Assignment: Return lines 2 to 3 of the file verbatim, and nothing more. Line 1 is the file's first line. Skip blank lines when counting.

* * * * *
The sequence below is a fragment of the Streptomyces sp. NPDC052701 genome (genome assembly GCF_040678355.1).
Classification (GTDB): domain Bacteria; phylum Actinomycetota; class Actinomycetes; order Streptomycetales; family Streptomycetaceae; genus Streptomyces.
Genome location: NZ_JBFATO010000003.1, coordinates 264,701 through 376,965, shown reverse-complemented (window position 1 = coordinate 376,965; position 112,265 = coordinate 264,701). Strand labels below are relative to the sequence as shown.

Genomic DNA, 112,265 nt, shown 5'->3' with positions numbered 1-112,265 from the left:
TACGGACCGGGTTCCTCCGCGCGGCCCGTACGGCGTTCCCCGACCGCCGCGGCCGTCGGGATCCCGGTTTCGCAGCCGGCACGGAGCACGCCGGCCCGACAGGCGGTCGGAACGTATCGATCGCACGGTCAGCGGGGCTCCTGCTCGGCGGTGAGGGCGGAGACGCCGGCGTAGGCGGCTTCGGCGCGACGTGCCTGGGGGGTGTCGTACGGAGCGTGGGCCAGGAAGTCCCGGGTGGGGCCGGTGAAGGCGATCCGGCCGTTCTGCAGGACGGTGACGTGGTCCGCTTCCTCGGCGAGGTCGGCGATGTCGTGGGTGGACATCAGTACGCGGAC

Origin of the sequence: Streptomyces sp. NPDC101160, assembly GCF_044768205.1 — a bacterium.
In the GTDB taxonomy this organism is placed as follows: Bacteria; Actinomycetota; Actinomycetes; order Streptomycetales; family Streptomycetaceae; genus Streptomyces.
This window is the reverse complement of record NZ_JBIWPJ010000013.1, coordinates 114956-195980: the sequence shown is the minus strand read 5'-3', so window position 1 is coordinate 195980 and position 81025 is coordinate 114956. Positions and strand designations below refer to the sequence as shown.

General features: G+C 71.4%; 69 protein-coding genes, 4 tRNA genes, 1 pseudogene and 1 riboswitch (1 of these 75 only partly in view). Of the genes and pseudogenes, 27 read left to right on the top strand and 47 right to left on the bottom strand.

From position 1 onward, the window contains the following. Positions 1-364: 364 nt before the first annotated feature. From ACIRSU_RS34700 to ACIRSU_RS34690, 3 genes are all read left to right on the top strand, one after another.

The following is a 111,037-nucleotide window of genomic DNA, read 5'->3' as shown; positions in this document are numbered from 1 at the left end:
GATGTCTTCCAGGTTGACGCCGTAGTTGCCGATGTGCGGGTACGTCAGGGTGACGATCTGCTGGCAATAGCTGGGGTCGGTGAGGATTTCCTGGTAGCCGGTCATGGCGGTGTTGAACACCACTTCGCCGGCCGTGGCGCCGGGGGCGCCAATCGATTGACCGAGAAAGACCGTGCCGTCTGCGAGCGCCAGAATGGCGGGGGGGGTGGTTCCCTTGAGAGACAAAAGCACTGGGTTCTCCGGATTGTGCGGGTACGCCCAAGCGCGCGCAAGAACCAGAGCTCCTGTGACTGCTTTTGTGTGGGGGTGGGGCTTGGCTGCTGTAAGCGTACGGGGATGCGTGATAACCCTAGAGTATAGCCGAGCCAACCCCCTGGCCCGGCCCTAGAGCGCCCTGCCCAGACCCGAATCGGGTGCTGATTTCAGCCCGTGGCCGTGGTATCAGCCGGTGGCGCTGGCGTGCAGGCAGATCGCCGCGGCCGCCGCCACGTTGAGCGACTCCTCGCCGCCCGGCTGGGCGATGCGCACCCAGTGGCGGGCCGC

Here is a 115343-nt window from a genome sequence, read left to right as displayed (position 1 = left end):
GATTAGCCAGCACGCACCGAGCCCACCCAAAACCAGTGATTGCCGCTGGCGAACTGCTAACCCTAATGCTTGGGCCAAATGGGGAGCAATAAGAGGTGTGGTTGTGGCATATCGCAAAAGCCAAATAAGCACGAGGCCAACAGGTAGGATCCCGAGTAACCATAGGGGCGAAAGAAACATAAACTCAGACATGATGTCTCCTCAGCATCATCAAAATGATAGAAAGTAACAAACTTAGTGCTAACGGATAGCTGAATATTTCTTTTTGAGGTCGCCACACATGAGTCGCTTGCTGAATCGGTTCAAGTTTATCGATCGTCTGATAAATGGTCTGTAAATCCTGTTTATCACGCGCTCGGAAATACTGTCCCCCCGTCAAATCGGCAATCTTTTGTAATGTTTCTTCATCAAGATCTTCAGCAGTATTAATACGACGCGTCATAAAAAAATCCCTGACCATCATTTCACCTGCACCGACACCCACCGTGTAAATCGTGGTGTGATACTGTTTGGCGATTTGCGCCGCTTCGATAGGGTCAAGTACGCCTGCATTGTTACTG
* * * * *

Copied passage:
Classification (GTDB): domain Bacteria; phylum Actinomycetota; class Actinomycetes; order Streptomycetales; family Streptomycetaceae; genus Streptomyces.
Genome location: NZ_JBFATO010000003.1, coordinates 264,701 through 376,965, shown reverse-complemented (window position 1 = coordinate 376,965; position 112,265 = coordinate 264,701). Strand labels below are relative to the sequence as shown.